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Key Hole Route, Longs Peak

Rocky Mountain National Park
By Nancy Prichard - October 8th, 2001

Elevation: 4,850 feet - Longs Peak Ranger Station to summit
Number of hours, round trip: 12-15
Difficulty: strenuous; no rope or crampons needed in good, dry conditions
Distance: 15 miles round trip - Longs Peak Ranger Station to summit
Visitor Information: 970-586-1206
Maps: Longs Peak Quad, USGA

Hikers and mountaineers from all over the world flock to Rocky Mountain National Park to ascend mountains that are beautiful and challenging. The grand prize is the 14,255-foot Longs Peak. During the summer months, expect to share the trail with literally hundreds of other backcountry travelers. But after August, if the winter snows aren't too early, you might happen on to a patch of clear fall weather, and a great opportunity to try your luck on the Peak.

The classic trail to the summit of Longs is via the Key Hole, a notch in the summit ridge that allows travelers to circumnavigate sheer faces and technical climbing in favor of a more easily negotiable trail. The trail up Longs is more long and beautiful than difficult, and becomes only mildly technical during the "Homestretch," the ridgeline from the Key Hole Notch to the summit. The Homestretch is rated Class 3 (no rope required) when it's dry, but can be treacherous in snow and rain. The trip from Longs Peak Ranger Station to the summit gains 5,000 feet over eight miles. Experienced hikers usually leave the Longs Peak Ranger Station no later than 6 a.m. A moderately fit party should plan for an eight- to ten-hour trip, car to car. From the trailhead to Chasm View Lake is 4.2 miles of steep, but beautiful hiking through Aspen and Pine. The lake is a good turnaround spot in case you get a late start, or meet bad weather. If you look closely up the spectacular East Face you might see teams of climbers tackling the technical rock routes on the world-renowned Diamond.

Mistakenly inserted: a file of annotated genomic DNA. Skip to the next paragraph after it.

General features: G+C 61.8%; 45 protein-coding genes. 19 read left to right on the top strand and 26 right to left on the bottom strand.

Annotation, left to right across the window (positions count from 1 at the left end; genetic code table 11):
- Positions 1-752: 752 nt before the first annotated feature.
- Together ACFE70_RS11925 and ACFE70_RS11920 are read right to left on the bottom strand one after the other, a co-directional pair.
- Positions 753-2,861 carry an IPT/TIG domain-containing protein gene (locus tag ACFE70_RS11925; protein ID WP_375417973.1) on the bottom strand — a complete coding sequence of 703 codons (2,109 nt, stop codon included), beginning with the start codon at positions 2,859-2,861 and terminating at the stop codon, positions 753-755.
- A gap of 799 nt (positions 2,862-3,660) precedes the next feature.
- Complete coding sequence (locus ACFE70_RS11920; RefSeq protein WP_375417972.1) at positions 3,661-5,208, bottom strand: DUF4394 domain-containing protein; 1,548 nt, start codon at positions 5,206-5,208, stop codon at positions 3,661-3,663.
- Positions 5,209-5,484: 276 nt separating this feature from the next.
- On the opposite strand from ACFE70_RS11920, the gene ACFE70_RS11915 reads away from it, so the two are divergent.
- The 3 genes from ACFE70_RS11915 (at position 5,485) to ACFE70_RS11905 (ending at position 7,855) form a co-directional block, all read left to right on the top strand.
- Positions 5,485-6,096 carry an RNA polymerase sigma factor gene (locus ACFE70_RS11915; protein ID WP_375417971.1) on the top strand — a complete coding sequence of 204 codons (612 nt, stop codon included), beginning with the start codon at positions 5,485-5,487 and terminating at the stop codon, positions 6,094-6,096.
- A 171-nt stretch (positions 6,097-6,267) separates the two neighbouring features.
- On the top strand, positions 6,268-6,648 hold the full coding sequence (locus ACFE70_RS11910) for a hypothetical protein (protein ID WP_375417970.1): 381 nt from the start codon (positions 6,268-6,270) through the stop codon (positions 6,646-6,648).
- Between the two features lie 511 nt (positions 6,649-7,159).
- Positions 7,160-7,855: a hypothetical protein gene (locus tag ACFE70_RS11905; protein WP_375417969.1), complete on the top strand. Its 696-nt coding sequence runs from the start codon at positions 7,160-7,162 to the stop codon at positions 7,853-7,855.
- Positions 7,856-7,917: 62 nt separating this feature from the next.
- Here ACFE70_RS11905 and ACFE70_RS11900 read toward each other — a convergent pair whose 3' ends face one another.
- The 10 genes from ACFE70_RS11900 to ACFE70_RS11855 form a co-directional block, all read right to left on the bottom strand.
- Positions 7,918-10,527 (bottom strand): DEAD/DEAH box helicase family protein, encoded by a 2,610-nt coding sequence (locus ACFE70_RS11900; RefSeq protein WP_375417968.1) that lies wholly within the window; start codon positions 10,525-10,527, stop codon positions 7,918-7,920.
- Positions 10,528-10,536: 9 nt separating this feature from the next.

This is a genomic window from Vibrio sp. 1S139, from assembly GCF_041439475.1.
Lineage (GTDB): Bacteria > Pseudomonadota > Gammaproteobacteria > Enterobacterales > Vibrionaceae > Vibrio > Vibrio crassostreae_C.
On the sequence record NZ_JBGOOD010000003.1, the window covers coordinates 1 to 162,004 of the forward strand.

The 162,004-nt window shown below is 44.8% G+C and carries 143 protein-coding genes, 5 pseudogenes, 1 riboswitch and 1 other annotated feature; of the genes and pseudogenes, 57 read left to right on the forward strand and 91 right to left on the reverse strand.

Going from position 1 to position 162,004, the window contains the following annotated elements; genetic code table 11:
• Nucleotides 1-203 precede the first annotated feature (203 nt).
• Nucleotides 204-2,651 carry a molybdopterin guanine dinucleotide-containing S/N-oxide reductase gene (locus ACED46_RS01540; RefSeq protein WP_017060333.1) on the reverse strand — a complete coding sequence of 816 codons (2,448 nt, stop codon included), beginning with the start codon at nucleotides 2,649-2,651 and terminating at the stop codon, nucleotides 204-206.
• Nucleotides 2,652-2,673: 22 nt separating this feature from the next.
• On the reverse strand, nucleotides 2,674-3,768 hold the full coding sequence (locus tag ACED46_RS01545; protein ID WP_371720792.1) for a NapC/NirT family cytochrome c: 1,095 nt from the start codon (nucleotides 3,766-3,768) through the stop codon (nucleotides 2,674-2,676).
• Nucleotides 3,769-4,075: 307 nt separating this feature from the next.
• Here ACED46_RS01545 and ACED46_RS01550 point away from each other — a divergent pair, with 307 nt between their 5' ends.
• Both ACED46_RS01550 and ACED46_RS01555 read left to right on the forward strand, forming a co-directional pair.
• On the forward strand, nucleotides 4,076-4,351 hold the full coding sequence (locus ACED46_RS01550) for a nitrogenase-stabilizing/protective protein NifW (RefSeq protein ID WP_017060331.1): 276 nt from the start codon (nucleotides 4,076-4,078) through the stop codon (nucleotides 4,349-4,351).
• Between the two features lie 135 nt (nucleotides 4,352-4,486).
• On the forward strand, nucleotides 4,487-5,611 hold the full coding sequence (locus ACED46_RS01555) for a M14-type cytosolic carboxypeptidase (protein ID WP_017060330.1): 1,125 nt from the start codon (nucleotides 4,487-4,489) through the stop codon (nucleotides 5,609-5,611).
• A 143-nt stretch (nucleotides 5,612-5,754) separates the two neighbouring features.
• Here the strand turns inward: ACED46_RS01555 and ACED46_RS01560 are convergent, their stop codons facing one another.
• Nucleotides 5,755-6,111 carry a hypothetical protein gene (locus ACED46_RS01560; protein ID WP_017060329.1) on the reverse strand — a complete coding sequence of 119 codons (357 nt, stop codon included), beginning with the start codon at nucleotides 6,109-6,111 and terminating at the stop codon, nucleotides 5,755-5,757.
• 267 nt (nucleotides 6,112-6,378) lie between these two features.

Experienced hikers with good conditions and plenty of energy will venture up to the Boulder Field, through the Key Hole, and on to the ridge to the summit. Faint traces of red paint spots with yellow centers mark the trail, but shouldn't be depended upon for route-finding. In good conditions, the Key Hole is not a technical climbing route, and does not require ropes and hardware. But fickle weather conditions can turn a clear day into a raging storm in a moment's notice, so hikers should be prepared in terms of clothing, backcountry experience, and fitness.


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